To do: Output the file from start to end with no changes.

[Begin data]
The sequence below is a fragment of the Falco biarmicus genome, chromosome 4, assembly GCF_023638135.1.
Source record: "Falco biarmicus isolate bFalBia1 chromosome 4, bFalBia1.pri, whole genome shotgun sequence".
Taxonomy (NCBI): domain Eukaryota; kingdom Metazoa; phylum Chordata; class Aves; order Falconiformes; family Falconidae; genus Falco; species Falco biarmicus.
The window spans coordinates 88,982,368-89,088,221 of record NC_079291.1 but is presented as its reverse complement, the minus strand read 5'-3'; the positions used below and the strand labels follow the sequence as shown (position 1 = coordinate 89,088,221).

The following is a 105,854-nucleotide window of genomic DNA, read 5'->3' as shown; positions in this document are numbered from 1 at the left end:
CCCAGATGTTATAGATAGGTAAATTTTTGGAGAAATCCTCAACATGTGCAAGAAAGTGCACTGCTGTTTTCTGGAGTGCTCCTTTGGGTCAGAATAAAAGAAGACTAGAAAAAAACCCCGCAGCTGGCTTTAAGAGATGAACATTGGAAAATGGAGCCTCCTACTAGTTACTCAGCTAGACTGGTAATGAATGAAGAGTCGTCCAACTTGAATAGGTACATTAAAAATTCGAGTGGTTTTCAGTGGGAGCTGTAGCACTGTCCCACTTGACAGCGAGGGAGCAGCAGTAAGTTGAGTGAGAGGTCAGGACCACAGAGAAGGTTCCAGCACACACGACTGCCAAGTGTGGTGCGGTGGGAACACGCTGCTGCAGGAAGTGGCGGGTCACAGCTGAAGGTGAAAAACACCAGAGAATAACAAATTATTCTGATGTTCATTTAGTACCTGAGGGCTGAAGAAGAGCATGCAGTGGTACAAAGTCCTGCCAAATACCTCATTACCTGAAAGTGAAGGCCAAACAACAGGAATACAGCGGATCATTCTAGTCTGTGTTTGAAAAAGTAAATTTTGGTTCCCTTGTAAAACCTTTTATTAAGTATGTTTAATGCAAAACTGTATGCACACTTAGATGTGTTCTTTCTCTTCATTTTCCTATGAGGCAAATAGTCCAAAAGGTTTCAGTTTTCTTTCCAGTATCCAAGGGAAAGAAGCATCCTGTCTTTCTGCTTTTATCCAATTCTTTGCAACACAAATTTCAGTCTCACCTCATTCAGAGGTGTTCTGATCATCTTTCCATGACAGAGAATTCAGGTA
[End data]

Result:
The sequence below is a fragment of the Falco biarmicus genome, chromosome 4, assembly GCF_023638135.1.
Source record: "Falco biarmicus isolate bFalBia1 chromosome 4, bFalBia1.pri, whole genome shotgun sequence".
Taxonomy (NCBI): domain Eukaryota; kingdom Metazoa; phylum Chordata; class Aves; order Falconiformes; family Falconidae; genus Falco; species Falco biarmicus.
The window spans coordinates 88,982,368-89,088,221 of record NC_079291.1 but is presented as its reverse complement, the minus strand read 5'-3'; the positions used below and the strand labels follow the sequence as shown (position 1 = coordinate 89,088,221).

The following is a 105,854-nucleotide window of genomic DNA, read 5'->3' as shown; positions in this document are numbered from 1 at the left end:
CCCAGATGTTATAGATAGGTAAATTTTTGGAGAAATCCTCAACATGTGCAAGAAAGTGCACTGCTGTTTTCTGGAGTGCTCCTTTGGGTCAGAATAAAAGAAGACTAGAAAAAAACCCCGCAGCTGGCTTTAAGAGATGAACATTGGAAAATGGAGCCTCCTACTAGTTACTCAGCTAGACTGGTAATGAATGAAGAGTCGTCCAACTTGAATAGGTACATTAAAAATTCGAGTGGTTTTCAGTGGGAGCTGTAGCACTGTCCCACTTGACAGCGAGGGAGCAGCAGTAAGTTGAGTGAGAGGTCAGGACCACAGAGAAGGTTCCAGCACACACGACTGCCAAGTGTGGTGCGGTGGGAACACGCTGCTGCAGGAAGTGGCGGGTCACAGCTGAAGGTGAAAAACACCAGAGAATAACAAATTATTCTGATGTTCATTTAGTACCTGAGGGCTGAAGAAGAGCATGCAGTGGTACAAAGTCCTGCCAAATACCTCATTACCTGAAAGTGAAGGCCAAACAACAGGAATACAGCGGATCATTCTAGTCTGTGTTTGAAAAAGTAAATTTTGGTTCCCTTGTAAAACCTTTTATTAAGTATGTTTAATGCAAAACTGTATGCACACTTAGATGTGTTCTTTCTCTTCATTTTCCTATGAGGCAAATAGTCCAAAAGGTTTCAGTTTTCTTTCCAGTATCCAAGGGAAAGAAGCATCCTGTCTTTCTGCTTTTATCCAATTCTTTGCAACACAAATTTCAGTCTCACCTCATTCAGAGGTGTTCTGATCATCTTTCCATGACAGAGAATTCAGGTA